Classic Covers: Ellen Pyle

Ellen B.T. Pyle created more than 40 Post covers during the 1920s and '30s, from rosy-cheeked toddlers to sprightly flappers. We take great pleasure in showing her most memorable covers.

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Shown here with her children (often her models) from a 1928 issue of the Post, Ellen B.T. Pyle did over 40 covers during the 1920s and 30s, from rosy-cheeked toddlers to sprightly flappers. We take great pleasure in showing her most memorable covers.

“Germantown, Philadelphia, was my birthplace, and my dream of life was to be able, someday, to be an artist,” wrote Ellen Pyle in the April 7, 1928, issue of The Saturday Evening Post. Become an artist she did.

The August 6, 1927, cover is one of the sweetest, showing a rosy-cheeked toddler holding a seashell to her ear, enchanted with the sound. Pyle catches that enchanting childhood wonderment again for the February 22, 1930, cover showing grandma and youngster listening to the radio. Oh, we can’t help it—look at that face!

“The absorbing task of raising four children put artwork in the background for a time. There has been a great deal of discussion as to whether a woman can keep on with her work and be a competent mother,” wrote Pyle. We wonder if she would be surprised that this issue remains tricky more than 80 years later! Using her own children, their friends, and neighbors as models, she captured youngsters doing ordinary kid things: tackling a hornets’ nest in the backyard, cuddling an irresistible lapful of baby chicks, enjoying a snack while doggie beggars look on.

We were delighted when, in 2007, we reran the 1934 cover of girls selling flowers (“5 cents a ‘Bunsh,’ ” the sign read) and received a letter from a reader who let us know what memories it brought back. “The older girl is my mother, and the younger is my aunt,” wrote Sara Chatzidakis. It helped that the girls’ neighbor was Ellen Pyle.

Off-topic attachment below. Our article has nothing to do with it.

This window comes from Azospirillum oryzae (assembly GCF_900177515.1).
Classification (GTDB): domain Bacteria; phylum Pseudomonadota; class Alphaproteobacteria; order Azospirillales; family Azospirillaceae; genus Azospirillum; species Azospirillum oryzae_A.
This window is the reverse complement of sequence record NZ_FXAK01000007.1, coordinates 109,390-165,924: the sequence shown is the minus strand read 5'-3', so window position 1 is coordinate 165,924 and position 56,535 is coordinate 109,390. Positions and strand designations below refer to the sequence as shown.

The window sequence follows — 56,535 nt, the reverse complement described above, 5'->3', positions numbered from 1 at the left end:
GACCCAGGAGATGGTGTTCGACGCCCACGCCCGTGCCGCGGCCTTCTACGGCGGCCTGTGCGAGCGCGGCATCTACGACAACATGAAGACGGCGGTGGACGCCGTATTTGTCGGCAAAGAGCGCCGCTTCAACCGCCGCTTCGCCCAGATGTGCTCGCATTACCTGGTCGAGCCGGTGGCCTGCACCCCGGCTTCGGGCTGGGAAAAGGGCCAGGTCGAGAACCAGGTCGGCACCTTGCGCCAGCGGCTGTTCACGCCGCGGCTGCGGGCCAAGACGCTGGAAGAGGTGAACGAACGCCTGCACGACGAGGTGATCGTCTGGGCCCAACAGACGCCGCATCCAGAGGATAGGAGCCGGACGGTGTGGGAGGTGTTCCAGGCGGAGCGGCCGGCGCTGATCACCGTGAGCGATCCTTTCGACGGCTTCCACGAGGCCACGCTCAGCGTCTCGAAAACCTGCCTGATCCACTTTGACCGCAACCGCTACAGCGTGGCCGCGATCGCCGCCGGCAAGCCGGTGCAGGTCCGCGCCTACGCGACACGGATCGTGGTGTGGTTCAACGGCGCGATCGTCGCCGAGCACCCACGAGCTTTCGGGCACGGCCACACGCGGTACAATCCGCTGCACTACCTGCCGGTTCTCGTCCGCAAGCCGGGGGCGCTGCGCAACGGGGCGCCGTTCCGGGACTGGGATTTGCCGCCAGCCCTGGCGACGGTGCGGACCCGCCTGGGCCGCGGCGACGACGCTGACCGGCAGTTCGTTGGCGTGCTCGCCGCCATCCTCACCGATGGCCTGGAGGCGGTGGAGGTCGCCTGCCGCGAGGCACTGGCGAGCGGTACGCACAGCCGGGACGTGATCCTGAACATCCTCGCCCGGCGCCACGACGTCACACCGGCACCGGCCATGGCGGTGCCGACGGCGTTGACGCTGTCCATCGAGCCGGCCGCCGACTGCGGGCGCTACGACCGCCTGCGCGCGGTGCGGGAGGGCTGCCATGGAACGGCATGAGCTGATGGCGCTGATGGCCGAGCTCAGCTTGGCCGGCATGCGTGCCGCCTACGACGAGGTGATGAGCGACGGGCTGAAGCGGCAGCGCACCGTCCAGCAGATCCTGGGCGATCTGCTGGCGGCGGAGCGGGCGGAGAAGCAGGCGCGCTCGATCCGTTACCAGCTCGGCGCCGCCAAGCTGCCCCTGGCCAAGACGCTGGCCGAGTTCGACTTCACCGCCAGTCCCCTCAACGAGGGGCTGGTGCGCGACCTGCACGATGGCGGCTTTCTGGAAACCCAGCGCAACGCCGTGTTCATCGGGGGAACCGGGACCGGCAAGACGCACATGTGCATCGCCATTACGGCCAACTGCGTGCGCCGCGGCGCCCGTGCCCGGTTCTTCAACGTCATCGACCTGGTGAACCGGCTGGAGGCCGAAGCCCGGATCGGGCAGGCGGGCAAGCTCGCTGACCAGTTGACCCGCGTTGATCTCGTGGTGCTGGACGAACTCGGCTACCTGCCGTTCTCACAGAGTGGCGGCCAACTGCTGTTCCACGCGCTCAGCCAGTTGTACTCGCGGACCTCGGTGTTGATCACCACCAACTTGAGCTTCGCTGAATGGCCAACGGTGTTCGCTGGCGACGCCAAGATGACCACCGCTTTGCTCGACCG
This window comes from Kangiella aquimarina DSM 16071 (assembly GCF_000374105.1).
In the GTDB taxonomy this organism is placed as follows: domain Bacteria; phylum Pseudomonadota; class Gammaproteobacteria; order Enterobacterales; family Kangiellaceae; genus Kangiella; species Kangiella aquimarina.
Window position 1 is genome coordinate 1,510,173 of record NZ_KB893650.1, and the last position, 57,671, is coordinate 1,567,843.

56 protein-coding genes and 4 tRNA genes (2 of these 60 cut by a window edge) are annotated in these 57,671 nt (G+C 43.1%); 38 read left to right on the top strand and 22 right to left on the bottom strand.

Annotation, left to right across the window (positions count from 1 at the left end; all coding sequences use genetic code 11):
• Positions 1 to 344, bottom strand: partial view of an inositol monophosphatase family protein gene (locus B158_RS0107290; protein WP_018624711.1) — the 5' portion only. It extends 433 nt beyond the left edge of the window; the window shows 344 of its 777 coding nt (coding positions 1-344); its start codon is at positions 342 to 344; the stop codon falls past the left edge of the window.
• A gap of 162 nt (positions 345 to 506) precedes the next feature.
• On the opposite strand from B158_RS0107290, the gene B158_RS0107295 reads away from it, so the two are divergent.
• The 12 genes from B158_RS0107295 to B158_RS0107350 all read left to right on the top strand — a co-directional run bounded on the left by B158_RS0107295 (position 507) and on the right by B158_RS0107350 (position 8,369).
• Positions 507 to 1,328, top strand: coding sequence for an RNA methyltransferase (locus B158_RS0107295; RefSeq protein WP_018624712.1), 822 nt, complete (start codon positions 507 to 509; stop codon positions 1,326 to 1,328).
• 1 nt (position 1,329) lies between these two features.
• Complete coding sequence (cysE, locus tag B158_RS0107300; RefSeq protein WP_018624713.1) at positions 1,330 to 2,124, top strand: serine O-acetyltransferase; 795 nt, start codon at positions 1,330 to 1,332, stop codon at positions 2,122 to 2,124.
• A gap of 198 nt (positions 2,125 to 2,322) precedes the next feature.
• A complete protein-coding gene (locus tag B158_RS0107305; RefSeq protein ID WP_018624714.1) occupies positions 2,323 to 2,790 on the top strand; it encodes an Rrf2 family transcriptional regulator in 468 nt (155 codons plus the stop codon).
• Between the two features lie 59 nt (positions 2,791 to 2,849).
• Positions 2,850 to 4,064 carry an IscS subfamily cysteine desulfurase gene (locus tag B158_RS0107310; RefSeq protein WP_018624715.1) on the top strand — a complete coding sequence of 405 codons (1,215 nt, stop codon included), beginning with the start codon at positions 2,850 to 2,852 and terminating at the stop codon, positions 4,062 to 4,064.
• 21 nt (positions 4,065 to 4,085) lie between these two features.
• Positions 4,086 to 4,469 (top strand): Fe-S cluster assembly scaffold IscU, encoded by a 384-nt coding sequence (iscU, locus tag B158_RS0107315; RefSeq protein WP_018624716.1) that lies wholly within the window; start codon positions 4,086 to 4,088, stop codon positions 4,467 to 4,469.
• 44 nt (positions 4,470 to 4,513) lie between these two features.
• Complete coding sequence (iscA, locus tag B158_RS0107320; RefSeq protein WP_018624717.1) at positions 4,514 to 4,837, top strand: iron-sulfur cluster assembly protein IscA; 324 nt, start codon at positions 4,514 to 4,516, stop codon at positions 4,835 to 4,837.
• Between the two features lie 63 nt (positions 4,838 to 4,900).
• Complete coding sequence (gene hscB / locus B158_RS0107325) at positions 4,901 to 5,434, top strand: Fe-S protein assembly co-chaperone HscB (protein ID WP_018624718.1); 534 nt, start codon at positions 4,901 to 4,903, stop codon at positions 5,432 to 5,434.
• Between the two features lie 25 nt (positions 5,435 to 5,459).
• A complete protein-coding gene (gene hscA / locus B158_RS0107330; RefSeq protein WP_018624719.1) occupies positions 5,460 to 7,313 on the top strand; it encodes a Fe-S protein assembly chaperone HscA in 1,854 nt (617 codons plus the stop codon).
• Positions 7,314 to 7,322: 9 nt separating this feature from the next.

Pyle also had a fondness for illustrating young women in action. “The girl I am most interested in painting is the unaffected natural American type, the girl that likes to coast and skate in winter, who often goes without her hat, and who gets a thrill out of tramping over country roads in the fall,” she noted. The pretty archery aficionado of the October 8, 1927, cover and hockey player of the January 22, 1927, cover are prime examples. No knitting needles for these gals.

Of course, Pyle also depicted grown-ups doing ordinary things: Grandma and grandson waiting at the bus stop on a chilly day with their groceries and the spiffy couple dressed up for a fancy evening only to discover a flat tire … in the rain. But we promised you flappers. Also “going without their hats” are the fetching young ladies with the bobbed hair and headbands of the Roaring Twenties: January 21, 1922, and February 4, 1922.

The artist lived to see two of her children attend art school and achieve success in their own right. She noted, “I criticized their work, and they often pose for me, and at times it seems as if everyone in the house was either painting or being painted.”


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  1. One correction, Ellen died at the age of 60.

    And one comment, The Delaware Art Museum is currently hosting an exhibition on Ellen Pyle’s illustrations called, “Illustrating Her World: Ellen B. T. Pyle” that will run through January 3, 2010.

  2. Knew quite a few artists in my youth.
    Most of them specialized in drawing welfare.

  3. Beautiful collection of Pyle’s enchanting artwork–which serves as a testament to The Post’s abiding good taste and high standards.
    Especially appreciate the smart elegance, the captured femininity, of “Target Practice.”


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